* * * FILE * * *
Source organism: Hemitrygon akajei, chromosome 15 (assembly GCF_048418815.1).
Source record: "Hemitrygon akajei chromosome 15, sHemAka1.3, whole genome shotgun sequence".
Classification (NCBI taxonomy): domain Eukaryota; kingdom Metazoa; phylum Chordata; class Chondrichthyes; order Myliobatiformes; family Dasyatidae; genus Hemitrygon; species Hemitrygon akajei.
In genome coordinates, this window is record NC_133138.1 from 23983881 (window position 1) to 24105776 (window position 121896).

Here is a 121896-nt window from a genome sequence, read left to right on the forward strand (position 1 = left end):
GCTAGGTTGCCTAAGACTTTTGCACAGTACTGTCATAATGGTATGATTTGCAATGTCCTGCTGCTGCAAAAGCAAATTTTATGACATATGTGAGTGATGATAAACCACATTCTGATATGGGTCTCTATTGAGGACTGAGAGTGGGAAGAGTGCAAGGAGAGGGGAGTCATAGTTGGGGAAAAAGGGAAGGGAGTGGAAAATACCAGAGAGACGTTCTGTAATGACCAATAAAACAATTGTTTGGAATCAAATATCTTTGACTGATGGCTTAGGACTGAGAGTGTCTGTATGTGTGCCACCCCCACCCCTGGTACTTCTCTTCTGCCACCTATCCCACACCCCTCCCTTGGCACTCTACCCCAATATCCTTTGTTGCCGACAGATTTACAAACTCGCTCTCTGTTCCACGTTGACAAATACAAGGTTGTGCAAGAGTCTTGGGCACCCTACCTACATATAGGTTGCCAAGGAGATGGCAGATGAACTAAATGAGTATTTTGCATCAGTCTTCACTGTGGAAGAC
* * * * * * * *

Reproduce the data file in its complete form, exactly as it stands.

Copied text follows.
Source organism: Hemitrygon akajei, chromosome 15 (assembly GCF_048418815.1).
Source record: "Hemitrygon akajei chromosome 15, sHemAka1.3, whole genome shotgun sequence".
Classification (NCBI taxonomy): domain Eukaryota; kingdom Metazoa; phylum Chordata; class Chondrichthyes; order Myliobatiformes; family Dasyatidae; genus Hemitrygon; species Hemitrygon akajei.
In genome coordinates, this window is record NC_133138.1 from 23983881 (window position 1) to 24105776 (window position 121896).

Here is a 121896-nt window from a genome sequence, read left to right on the forward strand (position 1 = left end):
GCTAGGTTGCCTAAGACTTTTGCACAGTACTGTCATAATGGTATGATTTGCAATGTCCTGCTGCTGCAAAAGCAAATTTTATGACATATGTGAGTGATGATAAACCACATTCTGATATGGGTCTCTATTGAGGACTGAGAGTGGGAAGAGTGCAAGGAGAGGGGAGTCATAGTTGGGGAAAAAGGGAAGGGAGTGGAAAATACCAGAGAGACGTTCTGTAATGACCAATAAAACAATTGTTTGGAATCAAATATCTTTGACTGATGGCTTAGGACTGAGAGTGTCTGTATGTGTGCCACCCCCACCCCTGGTACTTCTCTTCTGCCACCTATCCCACACCCCTCCCTTGGCACTCTACCCCAATATCCTTTGTTGCCGACAGATTTACAAACTCGCTCTCTGTTCCACGTTGACAAATACAAGGTTGTGCAAGAGTCTTGGGCACCCTACCTACATATAGGTTGCCAAGGAGATGGCAGATGAACTAAATGAGTATTTTGCATCAGTCTTCACTGTGGAAGAC